From Foreground, an Australian web site about “Cities, places and the people who make them,” an article by Cecily Maller (posted October 25, 2018) that seeks to move “beyond binary categories of nature/culture or wild/tame, and recognising the agencies of non-humans such as plants and animals. These entry points help generate alternative ways of conceptualising the world and connect to a richer, less human-centric understanding of what healthy urban environments might mean, and look like.”
The author concludes: “More-than-human thinking helps to reframe how cities are conceived, beyond the current human-centric fame, so that they can be designed, governed and lived in as biodiverse, eco-centric places that are healthier for both humans and other life-forms.”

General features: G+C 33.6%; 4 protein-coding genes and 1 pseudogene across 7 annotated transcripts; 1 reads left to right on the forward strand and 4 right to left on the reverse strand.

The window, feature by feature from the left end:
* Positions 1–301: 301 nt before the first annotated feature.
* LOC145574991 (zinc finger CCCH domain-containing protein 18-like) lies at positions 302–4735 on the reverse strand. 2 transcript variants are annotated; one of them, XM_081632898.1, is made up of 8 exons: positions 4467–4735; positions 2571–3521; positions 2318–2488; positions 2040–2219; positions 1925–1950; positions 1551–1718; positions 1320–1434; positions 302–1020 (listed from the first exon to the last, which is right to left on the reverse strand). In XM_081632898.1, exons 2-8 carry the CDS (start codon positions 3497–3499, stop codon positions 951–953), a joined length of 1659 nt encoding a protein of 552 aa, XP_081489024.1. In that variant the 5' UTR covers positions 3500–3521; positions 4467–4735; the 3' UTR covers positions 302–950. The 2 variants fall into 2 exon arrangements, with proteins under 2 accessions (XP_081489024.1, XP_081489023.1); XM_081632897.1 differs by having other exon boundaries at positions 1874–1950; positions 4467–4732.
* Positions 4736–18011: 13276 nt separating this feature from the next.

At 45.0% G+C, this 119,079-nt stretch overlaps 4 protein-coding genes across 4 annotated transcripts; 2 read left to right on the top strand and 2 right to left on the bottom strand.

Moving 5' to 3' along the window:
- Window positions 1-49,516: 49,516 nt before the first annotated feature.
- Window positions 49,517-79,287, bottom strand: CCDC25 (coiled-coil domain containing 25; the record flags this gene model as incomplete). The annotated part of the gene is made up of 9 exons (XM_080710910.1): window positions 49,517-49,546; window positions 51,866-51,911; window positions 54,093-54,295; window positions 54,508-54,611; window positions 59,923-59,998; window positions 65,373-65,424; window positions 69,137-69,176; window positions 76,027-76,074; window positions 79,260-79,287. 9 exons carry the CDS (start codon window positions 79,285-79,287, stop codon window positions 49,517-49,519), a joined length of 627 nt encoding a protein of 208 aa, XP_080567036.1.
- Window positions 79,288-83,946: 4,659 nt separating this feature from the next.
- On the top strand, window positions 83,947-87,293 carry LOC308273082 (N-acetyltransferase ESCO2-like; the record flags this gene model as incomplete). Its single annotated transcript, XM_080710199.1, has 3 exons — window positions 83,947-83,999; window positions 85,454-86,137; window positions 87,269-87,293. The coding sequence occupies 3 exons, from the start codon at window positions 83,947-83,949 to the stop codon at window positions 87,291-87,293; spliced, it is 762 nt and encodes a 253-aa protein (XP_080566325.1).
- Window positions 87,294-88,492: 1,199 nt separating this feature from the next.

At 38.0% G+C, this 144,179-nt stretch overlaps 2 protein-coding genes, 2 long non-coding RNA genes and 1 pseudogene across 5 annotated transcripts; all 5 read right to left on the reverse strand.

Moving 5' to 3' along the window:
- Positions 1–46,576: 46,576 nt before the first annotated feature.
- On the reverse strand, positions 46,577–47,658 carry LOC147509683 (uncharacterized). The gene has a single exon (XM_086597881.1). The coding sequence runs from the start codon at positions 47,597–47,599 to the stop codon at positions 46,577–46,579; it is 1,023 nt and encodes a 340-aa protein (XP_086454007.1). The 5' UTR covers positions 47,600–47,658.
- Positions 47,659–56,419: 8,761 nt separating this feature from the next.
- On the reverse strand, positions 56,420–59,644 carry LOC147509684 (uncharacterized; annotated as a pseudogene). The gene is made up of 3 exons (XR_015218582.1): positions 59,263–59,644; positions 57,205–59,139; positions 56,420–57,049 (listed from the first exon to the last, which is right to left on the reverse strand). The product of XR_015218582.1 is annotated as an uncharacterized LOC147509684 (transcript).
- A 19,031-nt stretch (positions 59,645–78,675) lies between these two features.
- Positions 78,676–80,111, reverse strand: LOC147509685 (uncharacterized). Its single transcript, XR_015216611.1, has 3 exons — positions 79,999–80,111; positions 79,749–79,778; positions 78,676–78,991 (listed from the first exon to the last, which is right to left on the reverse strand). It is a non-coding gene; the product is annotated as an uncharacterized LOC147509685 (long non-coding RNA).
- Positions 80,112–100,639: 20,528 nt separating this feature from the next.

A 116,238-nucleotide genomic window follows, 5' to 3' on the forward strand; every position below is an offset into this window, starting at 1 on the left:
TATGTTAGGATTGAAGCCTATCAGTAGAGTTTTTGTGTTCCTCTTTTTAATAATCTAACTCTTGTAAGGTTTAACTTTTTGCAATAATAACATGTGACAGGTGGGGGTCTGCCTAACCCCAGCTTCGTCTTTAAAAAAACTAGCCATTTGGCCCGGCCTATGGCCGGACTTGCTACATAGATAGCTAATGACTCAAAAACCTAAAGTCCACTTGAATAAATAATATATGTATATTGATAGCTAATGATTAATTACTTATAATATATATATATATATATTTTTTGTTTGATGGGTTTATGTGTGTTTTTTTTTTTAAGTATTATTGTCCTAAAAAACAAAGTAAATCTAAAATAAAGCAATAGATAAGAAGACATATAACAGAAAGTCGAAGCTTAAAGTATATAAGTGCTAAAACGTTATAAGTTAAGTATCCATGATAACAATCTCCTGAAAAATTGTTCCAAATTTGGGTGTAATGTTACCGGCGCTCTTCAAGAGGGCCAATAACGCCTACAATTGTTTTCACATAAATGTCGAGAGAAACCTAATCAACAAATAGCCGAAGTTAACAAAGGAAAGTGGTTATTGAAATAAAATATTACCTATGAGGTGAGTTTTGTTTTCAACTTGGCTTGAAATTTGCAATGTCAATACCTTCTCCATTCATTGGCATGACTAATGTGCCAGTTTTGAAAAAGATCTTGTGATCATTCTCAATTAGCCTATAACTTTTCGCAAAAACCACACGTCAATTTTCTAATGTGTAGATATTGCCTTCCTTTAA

Dr Cecily Maller has recently published a book on this subject with Routledge titled ‘Healthy urban environments: More-than-human theories’.
She is Senior Research Fellow at RMIT University’s Centre for Urban Research in Melbourne. Her research focuses on human-environment interactions in urban settings in the context of everyday life. She is particularly interested in how people interact with animals and plants in homes and neighbourhoods, how these interactions affect health and wellbeing, and the implications for making cities greener and more biodiverse.
E.D. – 4 Nov 2018